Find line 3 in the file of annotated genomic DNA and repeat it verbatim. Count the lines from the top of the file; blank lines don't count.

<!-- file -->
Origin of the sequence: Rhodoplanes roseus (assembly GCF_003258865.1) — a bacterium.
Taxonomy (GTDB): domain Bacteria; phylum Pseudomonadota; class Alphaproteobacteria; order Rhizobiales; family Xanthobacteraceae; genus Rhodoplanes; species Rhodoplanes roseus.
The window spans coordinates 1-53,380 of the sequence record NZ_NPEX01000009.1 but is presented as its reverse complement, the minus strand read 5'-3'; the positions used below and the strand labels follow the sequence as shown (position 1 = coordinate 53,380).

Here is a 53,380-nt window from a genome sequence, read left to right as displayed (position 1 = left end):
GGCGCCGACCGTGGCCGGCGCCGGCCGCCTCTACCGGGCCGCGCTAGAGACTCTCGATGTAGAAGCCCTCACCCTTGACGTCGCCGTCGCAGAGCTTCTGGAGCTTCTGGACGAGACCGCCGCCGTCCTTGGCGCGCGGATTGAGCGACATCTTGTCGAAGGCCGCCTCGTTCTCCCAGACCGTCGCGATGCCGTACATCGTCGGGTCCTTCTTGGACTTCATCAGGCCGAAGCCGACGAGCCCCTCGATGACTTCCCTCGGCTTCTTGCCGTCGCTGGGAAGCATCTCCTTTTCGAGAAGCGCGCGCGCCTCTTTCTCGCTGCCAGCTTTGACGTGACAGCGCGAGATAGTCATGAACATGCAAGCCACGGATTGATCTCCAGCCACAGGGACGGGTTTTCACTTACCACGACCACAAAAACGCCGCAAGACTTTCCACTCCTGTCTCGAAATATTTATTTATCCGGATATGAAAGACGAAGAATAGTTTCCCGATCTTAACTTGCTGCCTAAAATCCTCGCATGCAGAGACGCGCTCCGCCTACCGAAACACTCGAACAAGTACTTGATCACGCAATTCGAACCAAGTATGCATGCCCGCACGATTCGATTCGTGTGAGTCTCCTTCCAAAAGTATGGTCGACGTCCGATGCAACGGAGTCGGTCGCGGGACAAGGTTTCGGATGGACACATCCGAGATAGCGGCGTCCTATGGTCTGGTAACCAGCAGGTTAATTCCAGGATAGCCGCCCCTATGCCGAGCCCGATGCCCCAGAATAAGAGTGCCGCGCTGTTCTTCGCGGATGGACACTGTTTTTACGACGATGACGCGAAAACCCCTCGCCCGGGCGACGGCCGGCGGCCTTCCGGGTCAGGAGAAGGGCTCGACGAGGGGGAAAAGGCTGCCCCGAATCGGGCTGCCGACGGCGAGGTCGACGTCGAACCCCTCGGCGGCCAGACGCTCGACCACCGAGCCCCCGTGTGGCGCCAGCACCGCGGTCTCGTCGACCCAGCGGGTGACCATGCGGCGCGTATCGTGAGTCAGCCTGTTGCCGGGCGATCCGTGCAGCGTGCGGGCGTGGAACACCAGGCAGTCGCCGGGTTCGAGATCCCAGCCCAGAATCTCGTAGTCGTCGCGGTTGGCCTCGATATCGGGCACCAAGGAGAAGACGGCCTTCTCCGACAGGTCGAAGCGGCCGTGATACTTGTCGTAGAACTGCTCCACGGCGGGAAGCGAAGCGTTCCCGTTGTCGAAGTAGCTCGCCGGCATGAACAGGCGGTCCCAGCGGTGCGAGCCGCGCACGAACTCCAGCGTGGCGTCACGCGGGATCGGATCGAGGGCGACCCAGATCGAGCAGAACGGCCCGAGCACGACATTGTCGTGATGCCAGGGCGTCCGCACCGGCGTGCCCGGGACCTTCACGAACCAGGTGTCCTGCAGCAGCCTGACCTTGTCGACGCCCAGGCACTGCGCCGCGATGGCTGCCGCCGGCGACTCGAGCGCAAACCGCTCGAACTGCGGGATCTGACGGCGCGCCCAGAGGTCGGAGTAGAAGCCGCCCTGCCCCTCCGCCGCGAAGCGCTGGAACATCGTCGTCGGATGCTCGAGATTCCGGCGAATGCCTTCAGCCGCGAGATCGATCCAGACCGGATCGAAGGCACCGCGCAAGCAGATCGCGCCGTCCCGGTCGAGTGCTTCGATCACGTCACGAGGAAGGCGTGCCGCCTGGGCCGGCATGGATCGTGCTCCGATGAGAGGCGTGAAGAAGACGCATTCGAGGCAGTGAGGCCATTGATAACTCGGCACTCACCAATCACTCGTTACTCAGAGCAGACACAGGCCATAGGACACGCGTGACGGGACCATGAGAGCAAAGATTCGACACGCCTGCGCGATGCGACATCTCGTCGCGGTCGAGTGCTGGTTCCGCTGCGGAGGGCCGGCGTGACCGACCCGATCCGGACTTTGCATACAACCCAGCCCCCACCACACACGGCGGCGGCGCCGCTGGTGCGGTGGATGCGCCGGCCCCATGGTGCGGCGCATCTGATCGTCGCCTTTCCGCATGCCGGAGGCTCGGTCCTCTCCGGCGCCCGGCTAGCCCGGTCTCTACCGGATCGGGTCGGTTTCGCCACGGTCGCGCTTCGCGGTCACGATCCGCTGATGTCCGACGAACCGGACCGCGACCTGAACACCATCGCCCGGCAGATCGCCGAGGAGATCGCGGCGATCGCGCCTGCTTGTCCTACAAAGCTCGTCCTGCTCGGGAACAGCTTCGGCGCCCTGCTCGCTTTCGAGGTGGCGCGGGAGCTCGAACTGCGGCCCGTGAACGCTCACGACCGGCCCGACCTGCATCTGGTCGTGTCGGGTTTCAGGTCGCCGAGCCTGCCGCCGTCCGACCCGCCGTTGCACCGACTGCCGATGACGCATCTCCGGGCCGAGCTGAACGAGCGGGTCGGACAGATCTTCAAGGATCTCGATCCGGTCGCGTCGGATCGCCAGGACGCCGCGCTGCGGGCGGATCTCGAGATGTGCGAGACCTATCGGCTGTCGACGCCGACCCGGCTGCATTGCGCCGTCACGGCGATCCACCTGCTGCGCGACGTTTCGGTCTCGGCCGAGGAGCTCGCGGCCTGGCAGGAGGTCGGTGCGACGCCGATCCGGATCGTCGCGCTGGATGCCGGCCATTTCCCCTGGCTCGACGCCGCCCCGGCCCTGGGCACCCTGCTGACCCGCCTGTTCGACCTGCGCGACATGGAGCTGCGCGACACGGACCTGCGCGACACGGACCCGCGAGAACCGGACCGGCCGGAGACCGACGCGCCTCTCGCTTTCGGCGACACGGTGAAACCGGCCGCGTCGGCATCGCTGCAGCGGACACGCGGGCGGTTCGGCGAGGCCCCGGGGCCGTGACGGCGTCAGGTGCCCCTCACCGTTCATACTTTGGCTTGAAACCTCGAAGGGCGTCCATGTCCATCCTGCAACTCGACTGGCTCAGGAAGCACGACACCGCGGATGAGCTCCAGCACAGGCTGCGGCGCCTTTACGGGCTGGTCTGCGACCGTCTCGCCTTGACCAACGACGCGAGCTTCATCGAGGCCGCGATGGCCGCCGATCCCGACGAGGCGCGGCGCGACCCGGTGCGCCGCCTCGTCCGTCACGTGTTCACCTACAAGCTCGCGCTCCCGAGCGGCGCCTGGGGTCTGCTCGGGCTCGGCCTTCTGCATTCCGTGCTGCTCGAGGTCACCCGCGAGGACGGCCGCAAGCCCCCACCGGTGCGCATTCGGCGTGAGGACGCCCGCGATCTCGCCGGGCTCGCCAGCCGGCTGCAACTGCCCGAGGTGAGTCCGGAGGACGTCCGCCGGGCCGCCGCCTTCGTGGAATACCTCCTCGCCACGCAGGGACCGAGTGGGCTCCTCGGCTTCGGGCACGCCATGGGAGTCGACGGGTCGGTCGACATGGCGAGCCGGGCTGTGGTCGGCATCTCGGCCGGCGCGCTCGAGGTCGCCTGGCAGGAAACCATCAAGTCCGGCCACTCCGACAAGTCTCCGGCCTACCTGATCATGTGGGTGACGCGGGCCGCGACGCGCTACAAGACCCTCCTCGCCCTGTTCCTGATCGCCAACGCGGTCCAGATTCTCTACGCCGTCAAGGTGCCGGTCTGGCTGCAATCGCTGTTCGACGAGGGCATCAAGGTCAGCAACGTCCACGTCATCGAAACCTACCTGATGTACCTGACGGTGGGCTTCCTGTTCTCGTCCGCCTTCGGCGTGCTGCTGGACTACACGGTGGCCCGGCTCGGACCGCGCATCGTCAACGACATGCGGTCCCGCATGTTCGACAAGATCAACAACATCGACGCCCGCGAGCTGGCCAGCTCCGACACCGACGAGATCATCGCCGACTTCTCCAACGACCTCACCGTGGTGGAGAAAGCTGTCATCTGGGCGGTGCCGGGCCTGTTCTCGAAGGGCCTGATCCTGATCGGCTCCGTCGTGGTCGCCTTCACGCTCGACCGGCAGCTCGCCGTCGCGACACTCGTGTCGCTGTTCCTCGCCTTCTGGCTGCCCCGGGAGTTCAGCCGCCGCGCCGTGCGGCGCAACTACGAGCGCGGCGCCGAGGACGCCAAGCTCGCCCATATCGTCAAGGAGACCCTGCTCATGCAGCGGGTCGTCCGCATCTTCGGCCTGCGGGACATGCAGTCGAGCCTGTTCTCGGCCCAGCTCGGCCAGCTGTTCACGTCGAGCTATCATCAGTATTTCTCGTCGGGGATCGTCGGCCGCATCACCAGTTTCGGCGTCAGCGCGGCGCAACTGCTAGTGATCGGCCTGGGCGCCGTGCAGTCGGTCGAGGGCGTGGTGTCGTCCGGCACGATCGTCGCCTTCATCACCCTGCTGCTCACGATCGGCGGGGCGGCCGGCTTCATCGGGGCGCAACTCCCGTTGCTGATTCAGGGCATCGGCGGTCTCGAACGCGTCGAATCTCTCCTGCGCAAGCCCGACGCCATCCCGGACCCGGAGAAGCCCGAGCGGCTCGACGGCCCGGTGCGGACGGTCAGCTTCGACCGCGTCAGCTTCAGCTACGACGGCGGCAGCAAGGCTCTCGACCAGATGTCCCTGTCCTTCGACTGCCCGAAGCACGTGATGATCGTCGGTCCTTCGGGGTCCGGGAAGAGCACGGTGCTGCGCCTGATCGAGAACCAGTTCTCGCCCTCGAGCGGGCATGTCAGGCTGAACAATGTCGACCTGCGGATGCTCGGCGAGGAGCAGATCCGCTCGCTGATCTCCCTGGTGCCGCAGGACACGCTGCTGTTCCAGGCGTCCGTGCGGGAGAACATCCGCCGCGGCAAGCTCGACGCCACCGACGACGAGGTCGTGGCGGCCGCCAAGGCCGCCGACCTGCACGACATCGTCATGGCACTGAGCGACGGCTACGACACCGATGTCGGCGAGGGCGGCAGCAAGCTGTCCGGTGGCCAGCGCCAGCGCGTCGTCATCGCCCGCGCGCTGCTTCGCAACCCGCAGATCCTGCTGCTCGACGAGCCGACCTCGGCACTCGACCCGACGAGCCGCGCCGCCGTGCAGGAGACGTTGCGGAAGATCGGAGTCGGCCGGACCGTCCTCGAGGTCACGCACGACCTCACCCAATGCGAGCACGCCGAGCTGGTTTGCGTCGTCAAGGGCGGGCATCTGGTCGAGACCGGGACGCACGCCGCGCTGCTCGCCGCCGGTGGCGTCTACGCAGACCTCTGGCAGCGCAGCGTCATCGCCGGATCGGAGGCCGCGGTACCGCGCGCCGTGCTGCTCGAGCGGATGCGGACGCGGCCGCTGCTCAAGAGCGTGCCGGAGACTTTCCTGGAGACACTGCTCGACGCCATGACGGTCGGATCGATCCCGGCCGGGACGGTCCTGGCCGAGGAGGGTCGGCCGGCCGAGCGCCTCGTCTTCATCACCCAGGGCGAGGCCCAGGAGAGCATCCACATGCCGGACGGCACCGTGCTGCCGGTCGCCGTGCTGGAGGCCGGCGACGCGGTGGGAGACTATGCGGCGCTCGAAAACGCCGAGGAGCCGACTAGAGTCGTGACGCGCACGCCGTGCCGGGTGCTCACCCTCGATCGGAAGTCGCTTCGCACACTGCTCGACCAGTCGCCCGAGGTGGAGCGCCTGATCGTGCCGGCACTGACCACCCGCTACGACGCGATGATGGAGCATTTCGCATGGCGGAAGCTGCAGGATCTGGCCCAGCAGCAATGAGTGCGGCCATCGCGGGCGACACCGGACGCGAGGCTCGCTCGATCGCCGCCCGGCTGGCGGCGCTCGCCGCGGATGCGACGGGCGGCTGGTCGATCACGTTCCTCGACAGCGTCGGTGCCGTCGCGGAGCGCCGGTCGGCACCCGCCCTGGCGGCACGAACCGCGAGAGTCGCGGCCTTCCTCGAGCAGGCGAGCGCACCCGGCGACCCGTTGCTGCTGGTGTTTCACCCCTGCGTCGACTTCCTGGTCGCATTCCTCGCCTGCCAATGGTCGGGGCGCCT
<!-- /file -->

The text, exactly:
The window spans coordinates 1-53,380 of the sequence record NZ_NPEX01000009.1 but is presented as its reverse complement, the minus strand read 5'-3'; the positions used below and the strand labels follow the sequence as shown (position 1 = coordinate 53,380).